The rolling hills of Houston Oaks Golf Course may be the Lexington area’s best kept secret to those golfers not from the Bluegrass region. It’s a fantastic golf course.
Houston Oaks is an above-average layout that is kept in above-average condition year round (Bryan and I played Houston Oaks a few days before Christmas 2013).
The course is challenging from the white tees, which play to a course rating and slope of 72.1 and 133 at just under 6,500 yards. And Houston Oaks is down right tough from the blue tees, playing to a course rating and slope of 73.8 and 137 at 6,848 yards.
The front nine of this 1996 Jack Ridge design is routed across, over, and around the channel of the South Fork of the Licking River. This small tributary of the Ohio River plays a prominent role on four of the first nine holes.
The hills and flood plains carved and sculpted by river provide plenty of elevation change, making even the remaining water-less holes challenging.
The front nine is almost completely devoid of housing, save for an adjacent old farm-house that separates the third hole from U.S. 68. Other than the trees growing from the banks of the Licking River South Fork, only a few specimen trees dot the landscape.
That leaves only the serenity of the surrounding pastures and cornfields, and the chest high wild grasses growing in between holes to interrupt and distract golfers from the gently sloping greens and wide, angled fairways.
The back nine at Houston Oaks is a different animal, as the course is routed through the course’s residential development for a few holes on the way out and way back to the clubhouse.
The houses aren’t so close to the fairways or greens so as to actually affect play, but the homes, when combined with the two large man-made lakes, there is a different aesthetic to the back nine.
The intervening holes not adjacent to the houses and lakes return to the naturally splendid countryside vistas of the Licking River valleys, with a few holes incorporating elevation changes similar to those of the front nine.
Throughout the course, the fairway landing areas are fairly generous. If you have any control of your driver at all, you should be able to play out of the short grass at Houston Oaks.
While many of the holes have fairways that gently bend one direction or the other, there are several holes that include sharp, almost 90-degree turns, notably the par 5 fifth and tenth holes.
On these holes, local knowledge of the course is invaluable to assist the golfer in picking a target and knowing how one can or can’t hit it without being out of position or in a hazard.
With the majority of the trees on the course hugging close to the routing of the Licking River, the wind plays an important role at Houston Oaks. Three of the four par 3 holes involve hitting from a significantly elevated tee box to a green well below with trouble on both sides, making judging the effect of the wind critical to scoring well.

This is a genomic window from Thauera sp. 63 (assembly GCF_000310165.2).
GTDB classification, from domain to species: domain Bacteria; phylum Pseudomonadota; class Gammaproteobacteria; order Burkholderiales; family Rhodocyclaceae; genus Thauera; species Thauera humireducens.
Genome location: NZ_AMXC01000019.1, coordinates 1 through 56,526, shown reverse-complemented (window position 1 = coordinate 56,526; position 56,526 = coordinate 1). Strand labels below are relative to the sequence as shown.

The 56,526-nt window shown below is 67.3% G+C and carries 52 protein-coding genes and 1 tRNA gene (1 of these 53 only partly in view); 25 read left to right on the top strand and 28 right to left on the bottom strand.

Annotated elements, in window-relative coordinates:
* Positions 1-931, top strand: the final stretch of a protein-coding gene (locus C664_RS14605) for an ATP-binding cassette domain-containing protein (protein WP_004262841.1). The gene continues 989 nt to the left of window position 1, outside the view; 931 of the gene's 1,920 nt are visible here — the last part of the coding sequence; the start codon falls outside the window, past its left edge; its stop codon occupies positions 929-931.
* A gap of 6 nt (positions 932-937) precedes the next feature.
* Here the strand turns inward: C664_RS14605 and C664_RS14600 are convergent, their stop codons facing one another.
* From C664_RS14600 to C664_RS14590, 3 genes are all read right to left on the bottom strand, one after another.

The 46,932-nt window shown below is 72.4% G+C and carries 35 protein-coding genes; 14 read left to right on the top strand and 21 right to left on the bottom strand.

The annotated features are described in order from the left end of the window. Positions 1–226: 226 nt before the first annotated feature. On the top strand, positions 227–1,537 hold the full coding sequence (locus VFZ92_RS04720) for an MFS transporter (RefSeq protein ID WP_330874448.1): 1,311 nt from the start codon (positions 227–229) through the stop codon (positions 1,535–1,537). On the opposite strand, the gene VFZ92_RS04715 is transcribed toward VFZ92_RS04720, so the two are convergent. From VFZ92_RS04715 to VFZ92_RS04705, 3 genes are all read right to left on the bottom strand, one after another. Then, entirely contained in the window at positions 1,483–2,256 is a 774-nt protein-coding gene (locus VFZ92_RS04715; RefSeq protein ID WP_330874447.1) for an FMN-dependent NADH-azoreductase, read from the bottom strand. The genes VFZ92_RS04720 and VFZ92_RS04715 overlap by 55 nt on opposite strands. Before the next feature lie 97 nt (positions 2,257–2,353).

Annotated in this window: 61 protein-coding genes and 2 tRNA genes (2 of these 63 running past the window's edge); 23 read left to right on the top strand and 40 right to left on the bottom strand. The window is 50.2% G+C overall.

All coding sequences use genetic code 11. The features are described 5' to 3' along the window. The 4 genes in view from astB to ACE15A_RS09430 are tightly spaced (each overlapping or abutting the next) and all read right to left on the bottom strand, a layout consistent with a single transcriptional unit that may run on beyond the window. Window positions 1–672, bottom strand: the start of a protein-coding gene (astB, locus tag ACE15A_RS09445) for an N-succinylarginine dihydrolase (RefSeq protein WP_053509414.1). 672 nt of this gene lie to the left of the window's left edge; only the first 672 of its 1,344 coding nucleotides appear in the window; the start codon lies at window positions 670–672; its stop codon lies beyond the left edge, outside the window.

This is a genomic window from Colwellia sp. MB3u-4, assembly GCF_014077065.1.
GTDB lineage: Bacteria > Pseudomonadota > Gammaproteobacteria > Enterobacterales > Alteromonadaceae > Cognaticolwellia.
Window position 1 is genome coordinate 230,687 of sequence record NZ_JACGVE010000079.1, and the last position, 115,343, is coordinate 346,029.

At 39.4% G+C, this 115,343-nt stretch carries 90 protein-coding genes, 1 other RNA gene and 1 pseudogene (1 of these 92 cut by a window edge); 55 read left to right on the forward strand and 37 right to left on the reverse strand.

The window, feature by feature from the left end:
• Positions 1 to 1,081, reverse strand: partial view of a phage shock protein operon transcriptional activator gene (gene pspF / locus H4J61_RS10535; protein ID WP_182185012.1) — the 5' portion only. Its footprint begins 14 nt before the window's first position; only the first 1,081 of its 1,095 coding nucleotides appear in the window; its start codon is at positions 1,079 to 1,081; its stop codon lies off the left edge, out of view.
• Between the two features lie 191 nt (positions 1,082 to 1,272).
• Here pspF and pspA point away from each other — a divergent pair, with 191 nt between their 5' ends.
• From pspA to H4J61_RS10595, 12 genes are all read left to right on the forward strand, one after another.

The par 5 holes at Houston Oaks are generally all three shot holes for me, given their length, elevation change, conspicuous hazards, and narrow greens. Each par 5 presents a unique and memorable challenge by avoiding repetition of the prior holes’ defining characteristics.
The par 4 holes include a nice mix of long and short holes, varying between level, uphill, and downhill.
The 4th hole is the signature hole at Houston Oaks for me, which also happens to be my nemesis hole. This long-ish dog-leg right par 4 has its fairway abruptly bisected by the Licking River, whose trees create a blind second shot towards the green if one lays back too far off the tee.
The greens at Houston Oaks are generally fairly large and generally slope in one predominant direction. Each green has subtle contours, as well, but there is very little artificially undulation contained within the green complexes, which makes putting predictable, and therefore, a scoring weapon at Houston Oaks.
Of special note were the bunkers at Houston Oaks this summer. The course’s bunkers were full of light, white sand, with few indications of drainage problems and no clumpy, clay-filled disasters that have become all too common in Central Kentucky through budget cuts and neglect.
The course is not in Lexington, but rather in Paris, Kentucky, which is purposefully “out-of-the-way,” located 18 miles due northeast of downtown Lexington.
If the course were located inside New Circle Road in Lexington, it could probably charge close to double its $29 18-hole rack rate.
However, for reasons beyond my comprehension, the golfers from Lexington don’t flock en masse up beautiful, horse farm filled Paris Pike to Houston Oaks Golf Course.
Sure, it’s not the most exciting course in the area. Put the ball in the fairway and you are going to have a good chance to make par or better. The greens are almost plain by modern standards, without a lot of tricks or visual intimidation.
However, I don’t necessarily think a relaxing round of golf during which you don’t curse the architect and superintendent is a bad thing every once in a while.
In a selfish way, I’m glad the course is a little out-of-the-way and less crowded than it should be, because I proudly include the course in my Top 5 public golf courses in Kentucky, and enjoy playing it every chance I get.